They've Got Fish to Fry.
For more than 30 years, folks in Lewis County, Tennessee, have been frying fish for a good cause. In 1982, two graduates of Freed-Hardeman, Jeff "Boo" Spears and Seth Chandler, returned to Hohenwald with the idea that other students should be able to enjoy what they had just experienced—a Christian education.
That idea was the genesis of GYIDE, Giving Youth Invaluable Devout Education. The nonprofit organization was designed to help send young men and women from Lewis County to a Christian school. Maryland "Yogie" Spears chaired the first board of directors. Other board members were Carlos Gunter, King McCarver, Jerry Durham and Elton Jackson. Yogie Spears remains active in the annual event.
Originally, they sought donations for the fund. Although they were able to award two scholarships for the 1982-83 school year, they wanted to do more.
"When you hang around people like Yogie Spears or his son Boo, you learn to give back," Chandler said. "I'm pretty sure the whole scholarship thing was Yogie's idea (as most of the good stuff was). His idea was to combine some of his favorite things--helping students attend FHU and frying fish! Our goal was to help at least one new student each year."
"It's kind of funny," Jeff Spears said. "We couldn't raise enough money from contributions, but we could get them to donate food, volunteer to cook and then buy a ticket to eat it."
In the three decades since, 67 students have received scholarships. The amount of the scholarship is determined by how much money they raise and how many students apply. The most they have helped in a single year is 14.
The first Saturday in May is Fish Fry Day in Hohenwald. The menu has expanded far beyond the original catfish; now it also includes frog legs, shrimp, gumbo, chicken, slaw, white beans, hush puppies, French fries and dessert. It's all you can eat and the price is $10 per person. Small wonder that folks come from miles around to eat and visit. This spring's event fed 868 people and raised more than $8,000.
All of the food is donated and the workers are all volunteers. Scholarship recipients serve the meal. The 13 Lewis County congregations of the Church of Christ come together for the event. Members prepare the sides and desserts and a team of men cooks the fish. It is also a community and area-wide event. Guests come from all over the county and from as far away as Nashville and Waverly, Tennessee.
Hosting a fish fry worked well. However, seeing a need for more funds to help more students, the group added a fall barbecue dinner. The last Saturday in September is the day to get pulled pork, baked beans, slaw, dessert and drink. Both the fish fry and the barbecue dinner are held at the offices of Yogie's Purity Milk.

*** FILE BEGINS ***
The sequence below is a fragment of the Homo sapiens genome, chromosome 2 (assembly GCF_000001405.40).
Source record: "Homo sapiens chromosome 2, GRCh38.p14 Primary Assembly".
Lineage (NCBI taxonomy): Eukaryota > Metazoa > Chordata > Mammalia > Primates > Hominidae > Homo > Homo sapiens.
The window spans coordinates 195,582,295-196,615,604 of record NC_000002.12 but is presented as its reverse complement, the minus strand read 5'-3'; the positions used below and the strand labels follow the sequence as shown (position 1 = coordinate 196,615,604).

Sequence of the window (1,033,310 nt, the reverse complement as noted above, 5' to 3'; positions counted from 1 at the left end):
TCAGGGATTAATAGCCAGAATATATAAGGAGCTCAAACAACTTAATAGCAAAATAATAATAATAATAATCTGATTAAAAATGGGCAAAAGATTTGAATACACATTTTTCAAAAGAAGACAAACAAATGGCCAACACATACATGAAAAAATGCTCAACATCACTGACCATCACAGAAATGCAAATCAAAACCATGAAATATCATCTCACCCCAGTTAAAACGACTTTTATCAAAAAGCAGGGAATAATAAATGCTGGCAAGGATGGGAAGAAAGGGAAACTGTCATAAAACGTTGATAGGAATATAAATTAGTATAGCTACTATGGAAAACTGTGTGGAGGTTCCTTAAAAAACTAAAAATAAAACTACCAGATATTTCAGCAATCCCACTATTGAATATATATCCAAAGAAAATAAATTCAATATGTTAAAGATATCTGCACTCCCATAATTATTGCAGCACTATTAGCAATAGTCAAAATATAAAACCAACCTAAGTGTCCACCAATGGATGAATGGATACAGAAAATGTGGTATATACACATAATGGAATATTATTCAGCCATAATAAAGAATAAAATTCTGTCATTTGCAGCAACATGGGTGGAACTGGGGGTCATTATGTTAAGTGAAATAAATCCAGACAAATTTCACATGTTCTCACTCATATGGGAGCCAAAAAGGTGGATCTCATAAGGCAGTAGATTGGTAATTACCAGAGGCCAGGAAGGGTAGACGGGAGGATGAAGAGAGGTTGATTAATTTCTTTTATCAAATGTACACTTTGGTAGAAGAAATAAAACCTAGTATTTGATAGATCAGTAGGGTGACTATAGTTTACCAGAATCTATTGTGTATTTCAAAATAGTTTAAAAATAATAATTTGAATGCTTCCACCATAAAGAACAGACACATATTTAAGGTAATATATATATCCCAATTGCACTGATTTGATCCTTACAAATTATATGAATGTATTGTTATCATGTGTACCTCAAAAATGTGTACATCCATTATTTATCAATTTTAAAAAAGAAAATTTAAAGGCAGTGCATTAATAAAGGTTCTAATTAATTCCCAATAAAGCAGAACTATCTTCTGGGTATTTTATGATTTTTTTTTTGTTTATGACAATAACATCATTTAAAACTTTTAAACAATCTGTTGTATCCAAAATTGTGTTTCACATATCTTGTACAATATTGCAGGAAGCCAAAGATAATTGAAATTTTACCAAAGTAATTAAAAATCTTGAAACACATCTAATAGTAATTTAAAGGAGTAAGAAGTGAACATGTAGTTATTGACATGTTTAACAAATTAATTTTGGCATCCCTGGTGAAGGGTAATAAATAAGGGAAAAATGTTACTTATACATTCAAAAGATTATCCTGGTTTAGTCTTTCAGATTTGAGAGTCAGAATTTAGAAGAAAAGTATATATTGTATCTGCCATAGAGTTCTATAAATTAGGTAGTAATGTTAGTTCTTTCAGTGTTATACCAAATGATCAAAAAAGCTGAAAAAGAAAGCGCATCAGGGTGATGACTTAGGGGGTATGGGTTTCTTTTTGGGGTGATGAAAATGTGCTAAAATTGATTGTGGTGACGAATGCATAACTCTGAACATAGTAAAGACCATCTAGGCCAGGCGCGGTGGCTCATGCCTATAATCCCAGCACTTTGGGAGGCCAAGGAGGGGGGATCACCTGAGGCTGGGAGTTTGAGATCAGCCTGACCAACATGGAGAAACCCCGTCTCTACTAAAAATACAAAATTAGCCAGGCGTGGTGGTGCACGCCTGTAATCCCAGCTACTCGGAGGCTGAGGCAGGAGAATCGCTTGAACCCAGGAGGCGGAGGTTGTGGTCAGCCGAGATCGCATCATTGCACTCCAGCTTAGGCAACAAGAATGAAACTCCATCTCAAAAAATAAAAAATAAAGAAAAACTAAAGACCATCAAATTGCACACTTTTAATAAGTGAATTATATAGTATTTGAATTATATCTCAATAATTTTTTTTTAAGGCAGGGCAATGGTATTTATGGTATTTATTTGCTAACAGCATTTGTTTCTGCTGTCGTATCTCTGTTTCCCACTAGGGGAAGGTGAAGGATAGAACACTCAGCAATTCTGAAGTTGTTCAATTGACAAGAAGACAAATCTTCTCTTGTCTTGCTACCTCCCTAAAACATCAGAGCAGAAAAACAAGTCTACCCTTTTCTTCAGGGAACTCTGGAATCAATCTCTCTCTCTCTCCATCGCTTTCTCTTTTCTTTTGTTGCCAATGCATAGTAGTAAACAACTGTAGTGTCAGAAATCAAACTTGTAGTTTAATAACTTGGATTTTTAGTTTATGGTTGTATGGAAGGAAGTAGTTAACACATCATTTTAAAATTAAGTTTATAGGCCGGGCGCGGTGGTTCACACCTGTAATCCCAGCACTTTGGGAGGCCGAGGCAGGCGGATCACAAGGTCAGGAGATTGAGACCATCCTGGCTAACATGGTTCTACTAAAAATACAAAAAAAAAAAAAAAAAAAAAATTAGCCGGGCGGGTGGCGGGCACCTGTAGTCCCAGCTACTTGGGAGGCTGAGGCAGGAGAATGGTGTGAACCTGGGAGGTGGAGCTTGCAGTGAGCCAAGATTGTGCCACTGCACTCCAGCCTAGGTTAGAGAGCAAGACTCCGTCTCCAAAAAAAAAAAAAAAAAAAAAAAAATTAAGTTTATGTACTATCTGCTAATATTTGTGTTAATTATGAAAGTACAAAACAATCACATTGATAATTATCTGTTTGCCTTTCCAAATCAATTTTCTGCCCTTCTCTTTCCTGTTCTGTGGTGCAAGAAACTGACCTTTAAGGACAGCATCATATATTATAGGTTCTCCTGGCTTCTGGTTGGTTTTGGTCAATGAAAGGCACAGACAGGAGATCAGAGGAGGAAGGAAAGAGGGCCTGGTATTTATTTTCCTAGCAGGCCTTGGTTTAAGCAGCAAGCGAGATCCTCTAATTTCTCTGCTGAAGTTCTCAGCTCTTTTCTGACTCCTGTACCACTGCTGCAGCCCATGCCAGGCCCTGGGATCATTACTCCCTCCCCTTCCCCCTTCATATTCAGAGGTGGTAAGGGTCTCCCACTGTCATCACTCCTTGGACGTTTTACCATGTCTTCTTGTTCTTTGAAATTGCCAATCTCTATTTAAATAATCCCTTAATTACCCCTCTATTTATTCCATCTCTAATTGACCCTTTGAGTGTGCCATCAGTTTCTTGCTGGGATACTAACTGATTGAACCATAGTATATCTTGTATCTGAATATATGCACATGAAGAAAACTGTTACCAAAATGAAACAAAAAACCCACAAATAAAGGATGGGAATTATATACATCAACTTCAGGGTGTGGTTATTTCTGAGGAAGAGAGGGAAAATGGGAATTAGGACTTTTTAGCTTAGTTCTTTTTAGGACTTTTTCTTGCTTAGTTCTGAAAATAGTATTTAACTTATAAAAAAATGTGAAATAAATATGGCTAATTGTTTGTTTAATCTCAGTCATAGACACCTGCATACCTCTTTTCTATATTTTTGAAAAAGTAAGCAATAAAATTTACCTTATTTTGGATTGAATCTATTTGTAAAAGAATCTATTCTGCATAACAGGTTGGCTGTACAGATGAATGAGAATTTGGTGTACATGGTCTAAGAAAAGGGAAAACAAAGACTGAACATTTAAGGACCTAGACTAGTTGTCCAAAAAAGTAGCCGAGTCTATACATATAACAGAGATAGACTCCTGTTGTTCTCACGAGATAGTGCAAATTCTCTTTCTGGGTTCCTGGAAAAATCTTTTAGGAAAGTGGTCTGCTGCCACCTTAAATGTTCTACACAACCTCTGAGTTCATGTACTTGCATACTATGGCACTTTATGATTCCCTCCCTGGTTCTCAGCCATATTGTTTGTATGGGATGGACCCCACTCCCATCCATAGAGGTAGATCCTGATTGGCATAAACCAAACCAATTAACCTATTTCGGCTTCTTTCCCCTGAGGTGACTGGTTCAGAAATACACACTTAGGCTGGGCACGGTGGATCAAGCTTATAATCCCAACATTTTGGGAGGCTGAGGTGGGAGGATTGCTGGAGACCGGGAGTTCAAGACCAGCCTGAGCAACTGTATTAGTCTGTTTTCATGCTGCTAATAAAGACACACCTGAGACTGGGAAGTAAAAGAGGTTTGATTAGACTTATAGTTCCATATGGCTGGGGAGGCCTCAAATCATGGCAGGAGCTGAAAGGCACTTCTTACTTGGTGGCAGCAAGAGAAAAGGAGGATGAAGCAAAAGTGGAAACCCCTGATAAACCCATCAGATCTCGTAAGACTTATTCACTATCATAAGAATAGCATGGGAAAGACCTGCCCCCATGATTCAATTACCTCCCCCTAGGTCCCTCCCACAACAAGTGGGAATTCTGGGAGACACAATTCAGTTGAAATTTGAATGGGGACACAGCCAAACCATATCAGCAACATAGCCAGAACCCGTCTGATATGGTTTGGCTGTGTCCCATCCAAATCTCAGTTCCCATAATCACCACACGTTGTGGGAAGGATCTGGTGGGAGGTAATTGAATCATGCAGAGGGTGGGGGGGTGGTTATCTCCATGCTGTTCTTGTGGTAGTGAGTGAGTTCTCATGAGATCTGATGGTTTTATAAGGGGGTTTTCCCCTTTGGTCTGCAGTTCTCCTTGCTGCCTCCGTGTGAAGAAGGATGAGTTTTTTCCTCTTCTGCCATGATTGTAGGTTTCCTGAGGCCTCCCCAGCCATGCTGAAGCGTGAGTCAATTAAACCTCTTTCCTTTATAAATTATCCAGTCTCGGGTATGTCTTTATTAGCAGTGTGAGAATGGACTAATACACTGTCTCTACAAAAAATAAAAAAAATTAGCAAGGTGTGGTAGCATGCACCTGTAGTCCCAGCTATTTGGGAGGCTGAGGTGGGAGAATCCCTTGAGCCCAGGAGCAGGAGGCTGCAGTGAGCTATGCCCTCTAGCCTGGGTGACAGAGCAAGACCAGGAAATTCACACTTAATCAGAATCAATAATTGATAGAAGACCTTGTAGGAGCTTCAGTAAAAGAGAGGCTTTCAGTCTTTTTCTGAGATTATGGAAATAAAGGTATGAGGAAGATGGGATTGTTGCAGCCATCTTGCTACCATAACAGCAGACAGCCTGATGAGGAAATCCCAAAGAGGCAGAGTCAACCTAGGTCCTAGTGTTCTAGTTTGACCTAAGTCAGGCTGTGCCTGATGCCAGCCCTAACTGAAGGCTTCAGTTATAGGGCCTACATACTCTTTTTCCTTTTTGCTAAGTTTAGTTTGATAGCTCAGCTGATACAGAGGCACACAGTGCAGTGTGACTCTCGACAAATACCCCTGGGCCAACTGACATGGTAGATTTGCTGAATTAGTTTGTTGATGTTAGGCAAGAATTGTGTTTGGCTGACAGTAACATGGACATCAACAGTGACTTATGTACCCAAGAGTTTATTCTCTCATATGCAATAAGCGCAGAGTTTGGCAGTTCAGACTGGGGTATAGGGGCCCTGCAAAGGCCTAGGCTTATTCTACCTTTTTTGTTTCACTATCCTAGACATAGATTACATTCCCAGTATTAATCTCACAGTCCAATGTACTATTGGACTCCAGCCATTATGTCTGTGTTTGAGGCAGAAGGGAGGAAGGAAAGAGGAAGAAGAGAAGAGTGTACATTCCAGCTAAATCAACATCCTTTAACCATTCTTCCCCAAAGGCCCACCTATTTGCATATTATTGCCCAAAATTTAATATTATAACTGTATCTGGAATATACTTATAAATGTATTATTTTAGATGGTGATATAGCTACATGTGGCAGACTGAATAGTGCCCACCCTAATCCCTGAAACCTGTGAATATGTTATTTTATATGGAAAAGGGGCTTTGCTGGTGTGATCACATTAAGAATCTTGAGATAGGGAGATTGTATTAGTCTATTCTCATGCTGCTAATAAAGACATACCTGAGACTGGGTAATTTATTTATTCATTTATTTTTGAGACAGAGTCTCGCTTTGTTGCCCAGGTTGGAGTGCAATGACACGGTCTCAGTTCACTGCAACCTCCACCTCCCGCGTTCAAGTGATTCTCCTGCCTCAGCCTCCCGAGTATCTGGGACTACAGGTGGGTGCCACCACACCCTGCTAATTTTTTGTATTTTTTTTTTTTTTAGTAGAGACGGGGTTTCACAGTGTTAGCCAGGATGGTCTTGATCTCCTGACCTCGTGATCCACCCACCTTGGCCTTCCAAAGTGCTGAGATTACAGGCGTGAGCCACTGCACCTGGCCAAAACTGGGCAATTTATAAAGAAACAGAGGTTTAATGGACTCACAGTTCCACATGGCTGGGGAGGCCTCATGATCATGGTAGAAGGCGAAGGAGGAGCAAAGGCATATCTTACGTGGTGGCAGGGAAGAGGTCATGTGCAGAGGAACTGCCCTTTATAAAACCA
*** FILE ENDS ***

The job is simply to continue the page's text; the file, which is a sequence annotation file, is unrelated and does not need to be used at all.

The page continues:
Although Mylie Williams McKissack graduated too soon to benefit from the scholarship, other members of her family have been recipients. Her brother Scott Williams and Jan Armstrong were the first two recipients. Her daughter Nychelle McKissack received the scholarship for four years. She graduated in 2013 and now teaches school in Centerville. Her second daughter Morgan has the scholarship this fall for her freshman year.
"My daughters and I continue to help serve at the fish fry and barbecue to say thank you for our gift and to pay it forward for future students," McKissack said.
"This program has been, and continues to be a blessing to our community. Our goal in life is to reach heaven and we want to ensure that our children achieve the same goal. Attending a Christian university is a wonderful "guide" to help them on the path to this goal," she said.
Jeff Spears credits his father Yogie with keeping the fish fry going for so many years. "Daddy is the one who has kept it going," he said. And, there's another thing. "When you get those letters from students and they tell you what it meant for them to go to FHU and how much the scholarship helped, that keeps you going."
"I continue to be inspired by the love and dedication so many have for our students. They work so hard to ensure students receive the help they need to obtain a Christian education. Lives are being changed and treasures are being stored up in heaven by the efforts of the folks in Lewis County," Dave Clouse, FHU vice president for advancement, said.